Labor groups on Tuesday slammed President Rodrigo Duterte for failing to address their problems in his fourth State of the Nation Address on Monday.
“Getting a high popularity and performance rating should not be a ground for Duterte to turn his back on issues confronting workers. Solving the workers' plight is one of his campaign promises which he should fulfill,” said Alan Tanjusay, spokesman for the Trade Union Congress of the Philippines.
“We hope the President has not turned his back on the workers
who are carrying the burden of the Duterte TRAIN taxes and who are bearing the brunt of his centerpiece “Build, Build, Build” program, Tanjusay said, referring to the administrations tax reform and infrastructure programs.
The Partido Manggagawa, meanwhile, called on President Duterte to sign the security of tenure bill
that influential business groups have urged him to veto.
“He has not signed the SOT bill due to the powerful lobby of employers for a veto,” said PM chairman Rene Magtubo.
“A presidential veto will just be another betrayal of his promise to workers. But even if the security of Tenure bill is signed or lapses into law, endo will persist since the legislation is a watered-down version,” he added, referring to the practice of many companies to terminate their contractual workers just before their contracts expire and must be made regular employees.
READ: ‘More action, less talk government’
From the House, Marinduque Rep. Lord Allan Velasco urged the President to convene the Legislative-Executive Development Advisory Council soon to work on the requests he identified in the SONA.
Velasco said the two branches of government should arrive at a common legislative agenda for the 18th Congress at the earliest possible time.
“There must be an agreement among the Executive, the Senate, and the House of Representatives on which bills in the common legislative agenda will be prioritized so these can be enacted into law at the soonest possible time,” Velasco said in a statement.
Velasco said he has already filed the measures in support of President’s requests, including the postponement of the barangay elections from May 2020 to October 2022, institutionalizing the Reserve Officers Training Corps, and rightsizing the bureaucracy.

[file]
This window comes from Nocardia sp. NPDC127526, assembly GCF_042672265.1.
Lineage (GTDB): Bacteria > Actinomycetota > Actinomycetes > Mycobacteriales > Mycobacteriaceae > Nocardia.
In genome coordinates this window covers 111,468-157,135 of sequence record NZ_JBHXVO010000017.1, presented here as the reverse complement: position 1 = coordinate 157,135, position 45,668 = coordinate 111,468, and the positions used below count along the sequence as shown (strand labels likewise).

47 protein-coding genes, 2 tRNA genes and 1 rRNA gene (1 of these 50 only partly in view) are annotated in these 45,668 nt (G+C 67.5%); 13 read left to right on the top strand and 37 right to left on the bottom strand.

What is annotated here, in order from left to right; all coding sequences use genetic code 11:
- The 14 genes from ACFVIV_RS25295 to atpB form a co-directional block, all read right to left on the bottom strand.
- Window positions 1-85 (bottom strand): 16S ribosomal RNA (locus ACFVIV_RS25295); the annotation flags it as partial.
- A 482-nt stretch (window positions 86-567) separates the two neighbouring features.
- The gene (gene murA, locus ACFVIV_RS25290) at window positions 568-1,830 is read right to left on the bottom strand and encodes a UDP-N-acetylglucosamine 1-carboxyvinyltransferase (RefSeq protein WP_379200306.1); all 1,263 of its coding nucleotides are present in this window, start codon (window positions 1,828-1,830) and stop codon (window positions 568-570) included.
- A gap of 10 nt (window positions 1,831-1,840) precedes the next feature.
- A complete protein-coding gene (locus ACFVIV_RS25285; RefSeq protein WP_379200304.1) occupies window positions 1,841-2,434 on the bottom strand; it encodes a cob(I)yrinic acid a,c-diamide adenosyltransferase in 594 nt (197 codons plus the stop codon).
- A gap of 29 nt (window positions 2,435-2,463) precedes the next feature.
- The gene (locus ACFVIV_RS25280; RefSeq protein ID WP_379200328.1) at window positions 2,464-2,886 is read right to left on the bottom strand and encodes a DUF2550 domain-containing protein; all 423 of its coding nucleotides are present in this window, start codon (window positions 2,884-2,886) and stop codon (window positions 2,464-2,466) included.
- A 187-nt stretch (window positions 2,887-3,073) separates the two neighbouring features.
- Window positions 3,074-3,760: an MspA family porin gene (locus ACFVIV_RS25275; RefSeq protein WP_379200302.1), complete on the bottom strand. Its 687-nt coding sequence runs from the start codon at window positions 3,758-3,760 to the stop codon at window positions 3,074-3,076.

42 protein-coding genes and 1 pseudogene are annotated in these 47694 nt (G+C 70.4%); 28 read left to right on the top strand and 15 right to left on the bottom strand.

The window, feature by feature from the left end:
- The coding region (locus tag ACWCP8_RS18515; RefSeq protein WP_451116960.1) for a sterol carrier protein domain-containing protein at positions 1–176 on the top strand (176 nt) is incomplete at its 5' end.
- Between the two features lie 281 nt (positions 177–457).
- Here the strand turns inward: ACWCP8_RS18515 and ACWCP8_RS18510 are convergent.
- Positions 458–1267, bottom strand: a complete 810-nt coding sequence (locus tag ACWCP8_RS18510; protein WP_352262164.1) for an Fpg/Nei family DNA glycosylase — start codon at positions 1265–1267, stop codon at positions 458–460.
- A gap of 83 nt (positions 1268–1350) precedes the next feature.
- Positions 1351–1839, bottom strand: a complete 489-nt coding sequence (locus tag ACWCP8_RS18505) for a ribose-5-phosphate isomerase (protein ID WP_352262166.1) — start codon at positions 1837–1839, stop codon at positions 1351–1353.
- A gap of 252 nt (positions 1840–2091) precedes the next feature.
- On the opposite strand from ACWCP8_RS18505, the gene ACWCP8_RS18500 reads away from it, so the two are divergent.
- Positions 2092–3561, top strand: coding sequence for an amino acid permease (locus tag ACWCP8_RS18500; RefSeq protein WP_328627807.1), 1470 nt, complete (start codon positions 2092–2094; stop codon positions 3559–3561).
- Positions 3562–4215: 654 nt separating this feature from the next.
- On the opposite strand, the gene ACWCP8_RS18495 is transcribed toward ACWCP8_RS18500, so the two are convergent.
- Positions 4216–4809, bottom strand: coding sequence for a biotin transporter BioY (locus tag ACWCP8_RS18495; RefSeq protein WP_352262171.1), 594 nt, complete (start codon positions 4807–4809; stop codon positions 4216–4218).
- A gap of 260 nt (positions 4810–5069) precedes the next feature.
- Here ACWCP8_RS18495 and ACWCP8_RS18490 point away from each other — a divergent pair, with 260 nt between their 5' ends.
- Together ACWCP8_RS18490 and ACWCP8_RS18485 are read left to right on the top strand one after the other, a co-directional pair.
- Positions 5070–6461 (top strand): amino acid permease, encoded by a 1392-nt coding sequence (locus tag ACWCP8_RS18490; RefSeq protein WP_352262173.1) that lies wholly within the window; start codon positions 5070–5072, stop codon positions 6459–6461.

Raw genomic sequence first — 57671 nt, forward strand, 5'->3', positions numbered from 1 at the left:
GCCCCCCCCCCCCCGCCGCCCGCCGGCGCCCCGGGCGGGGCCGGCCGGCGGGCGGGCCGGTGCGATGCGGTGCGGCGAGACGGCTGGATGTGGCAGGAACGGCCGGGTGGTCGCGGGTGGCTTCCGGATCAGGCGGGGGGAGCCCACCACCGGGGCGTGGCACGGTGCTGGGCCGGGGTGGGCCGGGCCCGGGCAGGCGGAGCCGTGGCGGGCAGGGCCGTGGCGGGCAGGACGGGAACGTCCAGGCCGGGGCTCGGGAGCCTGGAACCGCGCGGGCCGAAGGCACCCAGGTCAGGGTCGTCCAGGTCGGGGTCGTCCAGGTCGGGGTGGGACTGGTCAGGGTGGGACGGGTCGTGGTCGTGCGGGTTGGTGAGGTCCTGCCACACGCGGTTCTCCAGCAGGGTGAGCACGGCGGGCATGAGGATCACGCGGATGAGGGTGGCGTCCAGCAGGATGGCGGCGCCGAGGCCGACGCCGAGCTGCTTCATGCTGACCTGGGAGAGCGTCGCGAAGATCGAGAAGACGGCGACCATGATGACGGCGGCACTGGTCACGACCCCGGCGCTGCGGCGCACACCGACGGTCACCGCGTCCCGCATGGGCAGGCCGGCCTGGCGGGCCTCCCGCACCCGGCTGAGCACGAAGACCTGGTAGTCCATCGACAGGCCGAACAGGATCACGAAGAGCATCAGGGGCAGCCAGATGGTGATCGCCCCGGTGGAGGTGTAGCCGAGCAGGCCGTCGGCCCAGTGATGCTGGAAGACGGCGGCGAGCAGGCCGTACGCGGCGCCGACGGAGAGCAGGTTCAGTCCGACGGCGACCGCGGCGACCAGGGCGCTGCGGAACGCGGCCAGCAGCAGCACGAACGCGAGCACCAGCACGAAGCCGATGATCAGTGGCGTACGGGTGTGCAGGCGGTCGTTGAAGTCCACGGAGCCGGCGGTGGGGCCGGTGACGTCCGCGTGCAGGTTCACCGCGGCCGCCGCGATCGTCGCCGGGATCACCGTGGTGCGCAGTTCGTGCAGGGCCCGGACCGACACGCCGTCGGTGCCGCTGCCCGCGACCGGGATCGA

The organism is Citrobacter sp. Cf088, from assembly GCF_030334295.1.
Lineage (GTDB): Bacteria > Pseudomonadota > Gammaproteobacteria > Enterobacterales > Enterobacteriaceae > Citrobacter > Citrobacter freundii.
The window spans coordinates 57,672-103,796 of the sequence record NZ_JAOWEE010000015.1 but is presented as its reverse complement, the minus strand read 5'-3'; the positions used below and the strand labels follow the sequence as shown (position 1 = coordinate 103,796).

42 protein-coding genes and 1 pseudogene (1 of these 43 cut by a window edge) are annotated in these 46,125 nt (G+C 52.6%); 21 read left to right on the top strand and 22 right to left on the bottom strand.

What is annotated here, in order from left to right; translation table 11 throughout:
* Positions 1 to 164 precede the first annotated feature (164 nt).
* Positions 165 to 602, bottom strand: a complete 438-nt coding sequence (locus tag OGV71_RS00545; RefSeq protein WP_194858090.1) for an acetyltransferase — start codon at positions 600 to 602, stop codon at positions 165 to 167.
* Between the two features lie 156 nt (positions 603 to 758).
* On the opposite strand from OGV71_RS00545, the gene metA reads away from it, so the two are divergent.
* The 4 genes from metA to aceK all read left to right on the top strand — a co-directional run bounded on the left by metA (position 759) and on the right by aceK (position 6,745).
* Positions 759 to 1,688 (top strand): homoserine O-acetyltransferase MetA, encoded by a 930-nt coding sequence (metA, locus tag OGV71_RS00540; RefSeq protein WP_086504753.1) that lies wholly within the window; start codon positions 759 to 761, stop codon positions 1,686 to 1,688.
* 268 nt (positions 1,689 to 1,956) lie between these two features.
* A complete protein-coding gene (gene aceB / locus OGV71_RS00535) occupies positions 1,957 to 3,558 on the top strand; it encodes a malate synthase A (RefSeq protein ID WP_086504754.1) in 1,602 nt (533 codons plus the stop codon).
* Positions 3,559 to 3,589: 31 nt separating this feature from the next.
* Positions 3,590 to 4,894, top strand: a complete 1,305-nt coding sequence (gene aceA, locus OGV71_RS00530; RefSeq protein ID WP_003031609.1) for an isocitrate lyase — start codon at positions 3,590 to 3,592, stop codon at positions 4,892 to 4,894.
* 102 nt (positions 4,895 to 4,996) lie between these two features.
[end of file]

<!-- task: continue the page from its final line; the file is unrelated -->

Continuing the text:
Majority Floor Leader Martin Romualdez, meanwhile, said the chamber will immediately tackle the President’s priority measures.
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“I assure the country’s economic managers that Congress will align its legislative agenda with President Duterte’s priority economic bills, which aims to cut poverty almost by half in 2022,” Romualdez said.
Deputy Speaker Luis Raymund Villafuerte of Camarines Sur, on the other hand, said legislators must take their cue from the President, who said in his address Monday that he would not just “coast along” but spend the remaining three years of his term pursuing measures that would not squander the country’s future.
Senators on Tuesday also said they would support the President’s priority measures, including those proposed by his former top aid, Senator Christopher Go.
These include additional benefits for solo parents, the assignment of health workers in all barangays, and the expansion of the Malasakit Centers, a one-stop-shop housing all concerned government agencies to make it easier for poor patients to avail themselves of medical and financial assistance from the government.
Senator Sherwin Gatchalian said the President’s SONA is a clear message that he is going to be very serious eradicating corruption.
Senator Francis Pangilinan urged his fellow legislators to pass the long-overdue measure that would allow the country’s 3.5-million coconut farmers to benefit from the estimated P100-billion fund in cash and assets.
Pangilinan has re-filed Senate Bill 31 or the Coconut Farmers and Industry Development Act, a version of the bill drafted after consultations with coconut farmers organizations.
The bill was passed in both chambers was vetoed by the President, who cited a lack of safeguards against corruption.
Also on Tuesday, the Commission on Human Rights rejected the President’s proposal to make the Reserve Officers’ Training Corps mandatory for high school students and opposed the reinstatement of the death penalty.
“Schools and universities should be safe spaces for children. Violence should never be condoned,” said CHR spokesperson Ann de Guia.
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